First published in Palgrave Macmillan

Co-author of Talking Climate, Adam Corner, outlines how issues of climate change can be brought into the mainstream.

The organisation I work for, Climate Outreach, focuses on one of the issues Earth Day highlights: climate change. Although the science of climate change has been clear for some time (human activity is rapidly accelerating climatic conditions into dangerous uncharted territory), public engagement with the issue has remained stubbornly stuck in ‘second gear’. Public awareness is high, but few people in high-consuming, high-emitting Western nations are living lifestyles – or supporting policies – that are commensurate with rapid decarbonisation.

At Climate Outreach – and in our Palgrave Pivot book Talking Climate: From Research To Practice in Public Engagement – we take up the challenge of shifting public engagement out of second gear, identifying five principles to bring climate change out of the green margins and into the mainstream.
Firstly, there are important lessons to be drawn from public engagement on other significant societal issues – for example ensuring that momentum is maintained beyond the key ‘moments’ that campaigns are often structured around, by working through existing peer-to-peer networks.
Secondly, we argue that climate change has been approached from the wrong perspective: instead of working ‘downwards’ from the big, abstract numbers (e.g. ‘2 degrees’) that have characterised so many previous campaigns, it is crucial to build engagement ‘upwards’ from people’s values and worldviews.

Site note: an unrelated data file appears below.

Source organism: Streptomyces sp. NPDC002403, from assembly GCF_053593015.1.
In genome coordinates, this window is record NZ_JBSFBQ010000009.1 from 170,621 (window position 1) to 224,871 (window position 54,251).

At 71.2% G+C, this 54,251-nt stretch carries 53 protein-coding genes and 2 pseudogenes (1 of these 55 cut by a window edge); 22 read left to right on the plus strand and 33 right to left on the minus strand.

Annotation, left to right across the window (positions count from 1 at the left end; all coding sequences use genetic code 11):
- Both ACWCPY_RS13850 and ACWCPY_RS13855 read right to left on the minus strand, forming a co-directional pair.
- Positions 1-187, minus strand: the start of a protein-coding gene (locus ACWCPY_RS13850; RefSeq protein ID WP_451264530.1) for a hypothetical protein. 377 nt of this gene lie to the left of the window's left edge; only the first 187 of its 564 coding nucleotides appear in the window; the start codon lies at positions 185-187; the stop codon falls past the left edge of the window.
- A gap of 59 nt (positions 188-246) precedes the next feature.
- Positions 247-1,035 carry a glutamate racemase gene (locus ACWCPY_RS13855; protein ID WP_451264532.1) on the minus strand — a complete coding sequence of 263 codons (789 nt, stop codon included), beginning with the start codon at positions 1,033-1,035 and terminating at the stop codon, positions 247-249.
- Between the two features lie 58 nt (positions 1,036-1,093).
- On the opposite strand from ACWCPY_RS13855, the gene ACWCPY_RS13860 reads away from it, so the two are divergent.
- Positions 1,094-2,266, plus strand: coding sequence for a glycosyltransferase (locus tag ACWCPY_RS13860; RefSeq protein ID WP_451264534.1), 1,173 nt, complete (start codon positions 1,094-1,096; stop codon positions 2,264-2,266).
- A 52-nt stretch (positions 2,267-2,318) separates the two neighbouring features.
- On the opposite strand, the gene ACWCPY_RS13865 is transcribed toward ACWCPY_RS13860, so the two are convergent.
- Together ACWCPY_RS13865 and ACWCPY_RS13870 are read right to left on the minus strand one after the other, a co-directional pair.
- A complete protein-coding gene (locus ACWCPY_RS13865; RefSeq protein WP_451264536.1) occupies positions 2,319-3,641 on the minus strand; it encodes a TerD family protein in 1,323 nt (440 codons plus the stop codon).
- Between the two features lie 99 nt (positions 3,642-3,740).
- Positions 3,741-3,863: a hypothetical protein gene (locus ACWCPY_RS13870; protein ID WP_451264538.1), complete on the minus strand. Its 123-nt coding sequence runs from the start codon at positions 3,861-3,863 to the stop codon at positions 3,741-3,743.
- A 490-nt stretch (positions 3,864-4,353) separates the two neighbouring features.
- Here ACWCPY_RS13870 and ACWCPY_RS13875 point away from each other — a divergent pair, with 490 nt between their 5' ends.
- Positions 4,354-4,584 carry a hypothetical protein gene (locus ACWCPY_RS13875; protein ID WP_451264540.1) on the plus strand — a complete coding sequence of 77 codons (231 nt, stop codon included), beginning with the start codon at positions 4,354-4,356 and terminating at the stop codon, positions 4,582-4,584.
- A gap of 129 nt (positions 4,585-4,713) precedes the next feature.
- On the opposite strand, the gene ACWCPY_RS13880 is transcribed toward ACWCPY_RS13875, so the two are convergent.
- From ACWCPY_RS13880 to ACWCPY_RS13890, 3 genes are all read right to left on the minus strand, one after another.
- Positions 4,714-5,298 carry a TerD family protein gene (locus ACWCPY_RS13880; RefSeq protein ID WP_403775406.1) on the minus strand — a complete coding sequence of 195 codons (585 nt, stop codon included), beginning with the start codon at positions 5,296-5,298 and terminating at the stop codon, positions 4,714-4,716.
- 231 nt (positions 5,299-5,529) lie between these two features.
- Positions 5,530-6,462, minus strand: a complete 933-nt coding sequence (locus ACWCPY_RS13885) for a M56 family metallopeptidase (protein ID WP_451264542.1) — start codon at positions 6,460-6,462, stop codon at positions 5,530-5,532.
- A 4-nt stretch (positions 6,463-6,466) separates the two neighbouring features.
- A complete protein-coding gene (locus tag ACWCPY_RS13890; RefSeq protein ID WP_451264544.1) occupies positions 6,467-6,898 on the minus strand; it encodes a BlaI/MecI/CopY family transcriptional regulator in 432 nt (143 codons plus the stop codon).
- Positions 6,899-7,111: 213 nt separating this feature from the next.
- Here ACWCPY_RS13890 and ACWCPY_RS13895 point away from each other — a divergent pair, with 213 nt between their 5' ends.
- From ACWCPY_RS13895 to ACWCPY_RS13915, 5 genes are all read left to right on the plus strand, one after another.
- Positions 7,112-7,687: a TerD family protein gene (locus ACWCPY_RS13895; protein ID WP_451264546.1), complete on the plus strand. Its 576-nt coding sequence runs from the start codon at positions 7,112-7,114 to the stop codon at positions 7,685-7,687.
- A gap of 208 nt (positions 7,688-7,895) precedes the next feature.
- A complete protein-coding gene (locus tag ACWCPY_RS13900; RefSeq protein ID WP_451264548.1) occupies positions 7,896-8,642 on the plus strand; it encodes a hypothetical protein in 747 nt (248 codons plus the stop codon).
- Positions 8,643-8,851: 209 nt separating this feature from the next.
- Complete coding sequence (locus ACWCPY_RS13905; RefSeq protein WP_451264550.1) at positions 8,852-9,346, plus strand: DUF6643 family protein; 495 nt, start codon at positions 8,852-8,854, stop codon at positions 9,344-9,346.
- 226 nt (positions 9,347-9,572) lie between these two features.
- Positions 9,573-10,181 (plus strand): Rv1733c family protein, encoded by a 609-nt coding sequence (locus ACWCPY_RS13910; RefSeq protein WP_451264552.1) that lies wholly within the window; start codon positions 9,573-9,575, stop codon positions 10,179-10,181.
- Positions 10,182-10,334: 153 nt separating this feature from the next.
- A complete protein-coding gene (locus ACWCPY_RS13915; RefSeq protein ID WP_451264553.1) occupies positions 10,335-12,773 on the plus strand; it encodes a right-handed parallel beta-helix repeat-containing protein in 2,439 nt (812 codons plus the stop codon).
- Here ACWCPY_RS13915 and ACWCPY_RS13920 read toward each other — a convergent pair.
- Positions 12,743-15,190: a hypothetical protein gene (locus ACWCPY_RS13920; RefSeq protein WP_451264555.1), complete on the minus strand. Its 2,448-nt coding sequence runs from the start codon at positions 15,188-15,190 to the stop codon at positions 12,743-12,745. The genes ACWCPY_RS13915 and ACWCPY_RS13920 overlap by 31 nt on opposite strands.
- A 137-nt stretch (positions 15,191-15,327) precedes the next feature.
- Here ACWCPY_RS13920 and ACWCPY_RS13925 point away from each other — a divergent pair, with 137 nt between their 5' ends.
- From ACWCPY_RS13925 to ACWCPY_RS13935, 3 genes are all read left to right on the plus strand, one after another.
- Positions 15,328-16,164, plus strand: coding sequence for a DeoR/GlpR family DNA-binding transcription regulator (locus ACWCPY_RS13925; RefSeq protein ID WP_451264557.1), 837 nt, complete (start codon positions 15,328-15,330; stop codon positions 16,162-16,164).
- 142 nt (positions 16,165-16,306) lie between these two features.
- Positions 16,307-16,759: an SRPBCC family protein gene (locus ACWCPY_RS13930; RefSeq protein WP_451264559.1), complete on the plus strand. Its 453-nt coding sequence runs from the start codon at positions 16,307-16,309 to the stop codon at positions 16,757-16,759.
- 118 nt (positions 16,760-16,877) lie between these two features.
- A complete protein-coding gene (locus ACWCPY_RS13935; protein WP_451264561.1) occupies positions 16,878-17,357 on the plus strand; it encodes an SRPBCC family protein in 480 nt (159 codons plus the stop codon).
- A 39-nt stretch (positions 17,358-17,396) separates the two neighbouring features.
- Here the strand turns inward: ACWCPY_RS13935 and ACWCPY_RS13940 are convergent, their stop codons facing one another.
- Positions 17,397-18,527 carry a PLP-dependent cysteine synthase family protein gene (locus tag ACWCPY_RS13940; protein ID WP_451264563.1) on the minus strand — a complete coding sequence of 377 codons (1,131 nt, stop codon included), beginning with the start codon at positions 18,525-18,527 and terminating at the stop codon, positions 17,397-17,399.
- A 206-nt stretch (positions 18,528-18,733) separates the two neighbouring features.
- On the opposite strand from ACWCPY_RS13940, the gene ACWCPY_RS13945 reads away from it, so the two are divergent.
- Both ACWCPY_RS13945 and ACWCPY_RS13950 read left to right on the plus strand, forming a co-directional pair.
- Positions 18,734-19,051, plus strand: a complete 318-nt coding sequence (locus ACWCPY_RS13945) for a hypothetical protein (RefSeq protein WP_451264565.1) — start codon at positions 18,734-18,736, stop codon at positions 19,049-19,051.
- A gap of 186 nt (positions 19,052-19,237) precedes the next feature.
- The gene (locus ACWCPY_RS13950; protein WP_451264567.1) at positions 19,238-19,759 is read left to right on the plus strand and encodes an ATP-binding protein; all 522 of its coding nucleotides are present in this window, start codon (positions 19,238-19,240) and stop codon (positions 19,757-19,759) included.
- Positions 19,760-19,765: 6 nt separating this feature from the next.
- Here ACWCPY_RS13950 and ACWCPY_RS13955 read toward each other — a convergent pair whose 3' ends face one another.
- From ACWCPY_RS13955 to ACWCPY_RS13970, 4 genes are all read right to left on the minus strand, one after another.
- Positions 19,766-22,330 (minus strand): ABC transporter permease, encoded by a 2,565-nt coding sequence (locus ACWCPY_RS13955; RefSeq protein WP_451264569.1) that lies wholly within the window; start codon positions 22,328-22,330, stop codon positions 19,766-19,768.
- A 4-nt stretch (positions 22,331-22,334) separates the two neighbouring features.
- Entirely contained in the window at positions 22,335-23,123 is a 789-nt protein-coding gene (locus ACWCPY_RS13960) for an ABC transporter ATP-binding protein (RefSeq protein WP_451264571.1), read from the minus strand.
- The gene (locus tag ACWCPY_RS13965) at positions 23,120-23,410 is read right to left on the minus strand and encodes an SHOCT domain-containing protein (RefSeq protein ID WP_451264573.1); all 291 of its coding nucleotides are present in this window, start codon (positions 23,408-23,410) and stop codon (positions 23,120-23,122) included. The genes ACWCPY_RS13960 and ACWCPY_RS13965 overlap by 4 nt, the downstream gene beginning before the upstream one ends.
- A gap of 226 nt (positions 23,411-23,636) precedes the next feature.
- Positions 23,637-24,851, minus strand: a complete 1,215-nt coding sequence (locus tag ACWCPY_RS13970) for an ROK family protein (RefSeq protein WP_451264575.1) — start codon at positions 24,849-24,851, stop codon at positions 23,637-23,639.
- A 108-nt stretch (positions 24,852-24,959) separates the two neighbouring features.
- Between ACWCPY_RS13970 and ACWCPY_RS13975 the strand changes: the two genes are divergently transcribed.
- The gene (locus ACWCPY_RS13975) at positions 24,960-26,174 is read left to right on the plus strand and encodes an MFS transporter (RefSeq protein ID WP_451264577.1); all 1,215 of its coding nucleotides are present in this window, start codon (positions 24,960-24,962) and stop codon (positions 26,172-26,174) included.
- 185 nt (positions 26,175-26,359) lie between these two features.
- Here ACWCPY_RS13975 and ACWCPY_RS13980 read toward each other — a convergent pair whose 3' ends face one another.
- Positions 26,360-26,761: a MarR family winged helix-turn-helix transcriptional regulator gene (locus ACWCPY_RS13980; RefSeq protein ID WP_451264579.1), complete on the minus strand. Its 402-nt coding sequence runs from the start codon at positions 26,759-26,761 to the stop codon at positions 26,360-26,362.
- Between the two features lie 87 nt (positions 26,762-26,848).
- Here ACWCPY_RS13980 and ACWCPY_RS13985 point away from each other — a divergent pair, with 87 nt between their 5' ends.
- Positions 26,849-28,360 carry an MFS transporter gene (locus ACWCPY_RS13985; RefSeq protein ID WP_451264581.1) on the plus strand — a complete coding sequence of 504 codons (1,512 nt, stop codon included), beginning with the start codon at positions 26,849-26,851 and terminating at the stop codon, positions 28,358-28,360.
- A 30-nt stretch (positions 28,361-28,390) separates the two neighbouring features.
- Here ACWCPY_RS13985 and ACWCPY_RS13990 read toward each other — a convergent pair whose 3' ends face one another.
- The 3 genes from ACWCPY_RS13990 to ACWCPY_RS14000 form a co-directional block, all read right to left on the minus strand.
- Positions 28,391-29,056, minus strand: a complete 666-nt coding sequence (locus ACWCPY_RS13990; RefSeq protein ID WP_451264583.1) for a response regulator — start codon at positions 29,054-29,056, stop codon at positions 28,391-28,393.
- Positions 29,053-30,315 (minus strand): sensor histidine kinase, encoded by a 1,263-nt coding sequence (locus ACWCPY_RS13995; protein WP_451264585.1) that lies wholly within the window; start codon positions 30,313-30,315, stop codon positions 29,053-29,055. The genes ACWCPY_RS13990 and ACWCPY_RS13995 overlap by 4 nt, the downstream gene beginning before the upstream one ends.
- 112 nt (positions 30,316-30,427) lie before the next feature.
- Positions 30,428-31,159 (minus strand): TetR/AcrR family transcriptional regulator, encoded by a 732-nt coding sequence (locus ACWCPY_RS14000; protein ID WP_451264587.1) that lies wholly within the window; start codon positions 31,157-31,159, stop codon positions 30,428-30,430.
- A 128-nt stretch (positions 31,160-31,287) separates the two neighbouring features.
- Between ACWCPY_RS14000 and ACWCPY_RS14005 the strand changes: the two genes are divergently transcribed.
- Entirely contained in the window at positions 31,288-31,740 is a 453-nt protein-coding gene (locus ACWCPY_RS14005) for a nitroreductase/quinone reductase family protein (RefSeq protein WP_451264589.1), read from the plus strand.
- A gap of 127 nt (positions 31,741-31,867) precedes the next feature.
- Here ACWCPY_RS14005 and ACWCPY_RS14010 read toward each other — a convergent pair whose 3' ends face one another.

Most people deal in stories and anecdotes, not graphs and statistics, and we argue in Talking Climate for the importance of new ‘narratives’ on climate change that resonate more effectively with a diverse range of public values. Stories – rather than scientific facts – are the vehicles with which to build public engagement.

We also consider the role of individual behavioural changes in our approach to public engagement. Early campaigns to engage the public focused on the ‘simple and painless’ changes in behaviours (such as switching off lights) that it was hoped would lead to more significant lifestyle changes. More recently, social marketing-based strategies like the ‘nudge’ approach have attracted a lot of interest, but sustained and substantive changes in the behaviours of individual citizens have not been forthcoming. We argue that it is crucial to move from ‘nudge’ to ‘think’ as a strategy for public engagement, and that participatory dialogues and conversations offer the best method with which to build a sense of climate citizenship.

Finally, we argue for the importance of promoting and amplifying ‘new voices’ on climate change, diversifying the perspectives that define the climate change discourse, to help overcome the social silence that so often surrounds the issue.

Although awareness of climate change is widespread, meaningful engagement is still mostly absent: a new approach is required. By applying the principles we identify and recommend in Talking Climate, perhaps in another half a century Earth Day won’t be necessary – or will be a celebration of a sustainable world, rather than an ever-more-urgent plea for one.


Talking Climate has recently received an impressive amount of press coverage from a number of different blogs and publications. Read some of the highlights below:
A blog piece written by Adam for The Guardian: Is it socially acceptable to challenge climate denial?
Mentioned in the New York Times article: Climate Silence Goes Way Beyond Debate Moderators
A review on Katy Cooper’s blog: Taking on the ‘social silence’ of climate change
A review on I, Science: Book Review: Talking Climate
There was also a Q&A with co-author Jamie Clarke in Publishing Perspectives: Can Better Writing Make Climate Change Less Polarizing?​​​​​​​

 

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